A Partner's Guide to Pregnancy in the Third Trimester

What You Can Expect

man and pregnant woman on couch

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Once your pregnant partner gets to the third trimester—the time period from about the 28th week of pregnancy until the delivery—many soon-to-be parents wonder what to expect. Although these final weeks may seem to go by slowly, your baby is growing rapidly which can cause an ever-increasing belly for your partner along with some discomfort.

These last weeks of pregnancy are an important time of preparation as you both eagerly await the arrival of your little one. You will want to support your partner in any way you can as well as begin to prepare for the arrival of your baby. Let's look at what the third trimester has in store for your baby, your partner, and you and how you can prepare.

Baby's Third Trimester Development

A lot will be happening with your baby's development during these last few months. During this time period, your baby's size and weight continues to increase. Meanwhile, they can see and hear, but their lungs, kidneys, and brain are still developing.

When your partner is 28 weeks pregnant, your baby will now be covered with vernix, a greasy substance that protects them from the amniotic fluid that surrounds them in the womb. Additionally, your baby's body has grown to catch up with the size of their head. And, they are now able to live, with specialized care, if they are born early.

By 32 weeks, your baby is fully formed, if a bit thin. During the next few weeks, they will gain body fat, their lungs will mature, and male babies' testicles will descend into the scrotum. By the end of the third trimester, they will be about 19 to 21 inches long and weigh anywhere from 6 to 9 pounds. Around 36 weeks their head may engage or drop into the pelvic area in preparation for birth. This is a process called lightening and should bring your partner a little relief.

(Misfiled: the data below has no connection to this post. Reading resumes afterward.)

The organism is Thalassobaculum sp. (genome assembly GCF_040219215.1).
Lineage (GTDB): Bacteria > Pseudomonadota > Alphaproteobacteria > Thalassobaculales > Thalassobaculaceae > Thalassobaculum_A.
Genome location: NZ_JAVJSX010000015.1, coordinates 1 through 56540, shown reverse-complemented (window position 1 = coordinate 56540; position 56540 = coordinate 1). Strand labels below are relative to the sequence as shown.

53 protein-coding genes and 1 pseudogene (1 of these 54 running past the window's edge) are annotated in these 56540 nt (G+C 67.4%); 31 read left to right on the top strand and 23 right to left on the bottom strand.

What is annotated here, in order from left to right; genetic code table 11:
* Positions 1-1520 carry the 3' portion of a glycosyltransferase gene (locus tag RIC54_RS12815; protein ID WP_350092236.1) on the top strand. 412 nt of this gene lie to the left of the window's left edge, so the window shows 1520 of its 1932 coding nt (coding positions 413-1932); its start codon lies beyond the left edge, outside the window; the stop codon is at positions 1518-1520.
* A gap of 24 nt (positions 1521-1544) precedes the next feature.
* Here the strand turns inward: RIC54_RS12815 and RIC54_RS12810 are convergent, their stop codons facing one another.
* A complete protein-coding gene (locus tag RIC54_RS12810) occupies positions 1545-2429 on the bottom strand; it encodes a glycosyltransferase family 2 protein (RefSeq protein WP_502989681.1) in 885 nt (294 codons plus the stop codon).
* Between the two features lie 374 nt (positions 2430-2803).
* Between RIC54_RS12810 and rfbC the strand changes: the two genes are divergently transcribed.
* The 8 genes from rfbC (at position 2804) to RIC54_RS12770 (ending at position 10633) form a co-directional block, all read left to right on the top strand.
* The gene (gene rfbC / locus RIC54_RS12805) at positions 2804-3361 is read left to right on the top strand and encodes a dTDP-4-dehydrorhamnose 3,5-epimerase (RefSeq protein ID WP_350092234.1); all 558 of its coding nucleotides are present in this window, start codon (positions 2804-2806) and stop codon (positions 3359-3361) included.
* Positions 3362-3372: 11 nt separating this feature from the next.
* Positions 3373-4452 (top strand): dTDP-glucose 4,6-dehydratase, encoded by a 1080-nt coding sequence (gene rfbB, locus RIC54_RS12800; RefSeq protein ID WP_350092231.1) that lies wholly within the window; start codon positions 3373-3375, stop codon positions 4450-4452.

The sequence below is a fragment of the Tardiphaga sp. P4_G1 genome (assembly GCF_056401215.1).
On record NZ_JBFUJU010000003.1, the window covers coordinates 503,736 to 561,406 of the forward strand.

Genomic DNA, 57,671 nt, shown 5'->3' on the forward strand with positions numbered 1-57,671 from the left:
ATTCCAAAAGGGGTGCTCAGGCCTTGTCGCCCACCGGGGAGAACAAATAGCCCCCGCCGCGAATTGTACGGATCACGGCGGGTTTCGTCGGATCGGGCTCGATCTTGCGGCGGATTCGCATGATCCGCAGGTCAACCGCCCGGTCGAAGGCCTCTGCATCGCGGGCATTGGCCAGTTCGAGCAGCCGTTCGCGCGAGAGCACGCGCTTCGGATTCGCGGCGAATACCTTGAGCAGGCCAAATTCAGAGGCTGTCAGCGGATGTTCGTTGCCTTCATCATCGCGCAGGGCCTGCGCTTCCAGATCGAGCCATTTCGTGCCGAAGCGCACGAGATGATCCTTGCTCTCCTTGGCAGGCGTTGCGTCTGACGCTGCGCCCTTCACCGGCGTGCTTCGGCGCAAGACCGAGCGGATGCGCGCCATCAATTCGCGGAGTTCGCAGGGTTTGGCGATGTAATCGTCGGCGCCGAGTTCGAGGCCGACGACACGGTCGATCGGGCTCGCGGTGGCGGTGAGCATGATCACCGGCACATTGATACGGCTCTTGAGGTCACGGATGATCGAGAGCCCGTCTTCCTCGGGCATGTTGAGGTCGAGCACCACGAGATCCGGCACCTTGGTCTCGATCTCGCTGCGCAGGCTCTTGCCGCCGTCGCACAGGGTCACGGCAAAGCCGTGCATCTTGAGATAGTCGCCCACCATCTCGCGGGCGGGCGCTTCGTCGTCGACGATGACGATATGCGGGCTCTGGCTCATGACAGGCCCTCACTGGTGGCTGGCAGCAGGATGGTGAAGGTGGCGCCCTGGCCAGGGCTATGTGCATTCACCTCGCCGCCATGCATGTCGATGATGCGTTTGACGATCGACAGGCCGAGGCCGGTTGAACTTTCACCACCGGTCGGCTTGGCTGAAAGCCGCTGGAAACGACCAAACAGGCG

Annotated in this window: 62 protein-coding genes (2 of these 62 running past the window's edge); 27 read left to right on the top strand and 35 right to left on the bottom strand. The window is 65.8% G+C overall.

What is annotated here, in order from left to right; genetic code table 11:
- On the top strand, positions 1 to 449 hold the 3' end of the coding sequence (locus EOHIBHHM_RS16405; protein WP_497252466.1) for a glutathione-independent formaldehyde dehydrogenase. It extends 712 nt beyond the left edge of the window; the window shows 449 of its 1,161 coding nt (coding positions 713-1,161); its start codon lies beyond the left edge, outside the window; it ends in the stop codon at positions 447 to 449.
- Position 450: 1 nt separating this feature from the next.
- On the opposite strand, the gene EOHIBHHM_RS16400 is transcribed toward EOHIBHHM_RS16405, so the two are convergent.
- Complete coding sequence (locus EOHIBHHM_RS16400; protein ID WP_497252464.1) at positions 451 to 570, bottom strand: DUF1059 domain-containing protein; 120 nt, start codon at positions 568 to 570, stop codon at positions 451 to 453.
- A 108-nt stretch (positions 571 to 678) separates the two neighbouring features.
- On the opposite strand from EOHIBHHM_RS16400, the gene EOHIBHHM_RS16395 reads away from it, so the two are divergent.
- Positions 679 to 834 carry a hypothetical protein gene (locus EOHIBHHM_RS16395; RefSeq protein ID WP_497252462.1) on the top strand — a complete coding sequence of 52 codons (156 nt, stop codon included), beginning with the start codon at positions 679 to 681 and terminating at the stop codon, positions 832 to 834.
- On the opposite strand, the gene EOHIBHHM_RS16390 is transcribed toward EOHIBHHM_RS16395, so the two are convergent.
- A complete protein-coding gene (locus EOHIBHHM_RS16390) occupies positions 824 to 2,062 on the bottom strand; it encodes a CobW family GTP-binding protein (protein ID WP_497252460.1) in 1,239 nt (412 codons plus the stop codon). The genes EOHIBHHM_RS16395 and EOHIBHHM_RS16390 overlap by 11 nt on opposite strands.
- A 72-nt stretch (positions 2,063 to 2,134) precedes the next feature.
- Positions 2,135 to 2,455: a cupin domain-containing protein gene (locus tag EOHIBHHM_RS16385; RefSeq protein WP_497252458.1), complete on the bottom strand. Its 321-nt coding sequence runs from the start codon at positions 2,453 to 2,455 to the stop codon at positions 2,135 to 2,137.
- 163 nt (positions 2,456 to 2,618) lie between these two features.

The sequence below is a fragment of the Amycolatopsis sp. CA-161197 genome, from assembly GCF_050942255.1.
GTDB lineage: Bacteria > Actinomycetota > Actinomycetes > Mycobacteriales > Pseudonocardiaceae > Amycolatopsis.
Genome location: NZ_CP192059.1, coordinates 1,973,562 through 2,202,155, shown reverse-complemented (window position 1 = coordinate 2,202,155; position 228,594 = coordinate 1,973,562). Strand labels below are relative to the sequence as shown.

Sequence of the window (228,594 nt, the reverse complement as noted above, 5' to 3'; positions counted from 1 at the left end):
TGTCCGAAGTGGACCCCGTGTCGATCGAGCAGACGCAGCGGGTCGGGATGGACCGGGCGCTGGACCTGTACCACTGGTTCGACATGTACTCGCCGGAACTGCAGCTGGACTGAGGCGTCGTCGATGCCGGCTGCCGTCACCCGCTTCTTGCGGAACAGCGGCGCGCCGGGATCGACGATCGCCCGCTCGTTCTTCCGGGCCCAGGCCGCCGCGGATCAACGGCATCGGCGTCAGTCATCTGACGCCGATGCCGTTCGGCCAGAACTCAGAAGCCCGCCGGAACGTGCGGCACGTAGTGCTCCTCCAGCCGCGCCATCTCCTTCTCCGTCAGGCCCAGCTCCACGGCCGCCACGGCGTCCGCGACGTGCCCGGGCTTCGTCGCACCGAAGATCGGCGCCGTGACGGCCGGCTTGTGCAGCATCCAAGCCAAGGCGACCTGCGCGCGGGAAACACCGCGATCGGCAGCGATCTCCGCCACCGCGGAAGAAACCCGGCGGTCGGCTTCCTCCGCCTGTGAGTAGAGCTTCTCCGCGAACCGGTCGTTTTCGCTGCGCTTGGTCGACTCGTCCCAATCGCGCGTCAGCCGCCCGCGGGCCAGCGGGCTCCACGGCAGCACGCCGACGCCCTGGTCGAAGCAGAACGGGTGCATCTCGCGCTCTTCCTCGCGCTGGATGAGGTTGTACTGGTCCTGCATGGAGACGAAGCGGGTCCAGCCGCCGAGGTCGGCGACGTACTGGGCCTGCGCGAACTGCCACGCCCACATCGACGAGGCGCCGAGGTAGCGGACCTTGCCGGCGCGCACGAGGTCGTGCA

Pregnant Parent's Experience

As your baby's size increases, most people experience a certain amount of discomfort and fatigue. Your baby's weight and its more vigorous movements also can cause your partner a number of physical problems, including aching backs, restlessness, and sleepless nights. Providing support, care, and compassion during this time can make all the difference.

Your partner also may feel hot much of the time because your baby is radiating heat causing your partner's skin temperature to increase. They also may need to use the restroom more frequently because of increased pressure on their bladder. And, they may experience swelling in their hands, ankles, and face because of fluid retention.

It also likely that their interest in sex may decrease during this time period. And they may experience heartburn, indigestion, and constipation more frequently, which only adds to their discomfort. They also may experience false labor known as Braxton-Hicks contractions at various times in preparation for childbirth. The best thing you can do is be understanding of all the changes they are experiencing and offer to comfort them.


Moms Share What to Expect in the Third Trimester

How Partners Can Prepare for Baby's Arrival

Preparing for your baby's arrival and supporting your partner in the upcoming months before your baby is born can help you be better prepared. Here are a few things to consider.

Support Your Partner

Ask your partner what you can do to support them in these final months and then follow through. Maybe they need help getting last minute things ready for the baby like purchasing supplies or finishing the nursery.

You also might consider taking on more of the chores around the house so that they can rest or fix them snacks and meals. Even offering to provide a back rub or doing little things for them so they can rest and de-stress are excellent ways to support your partner.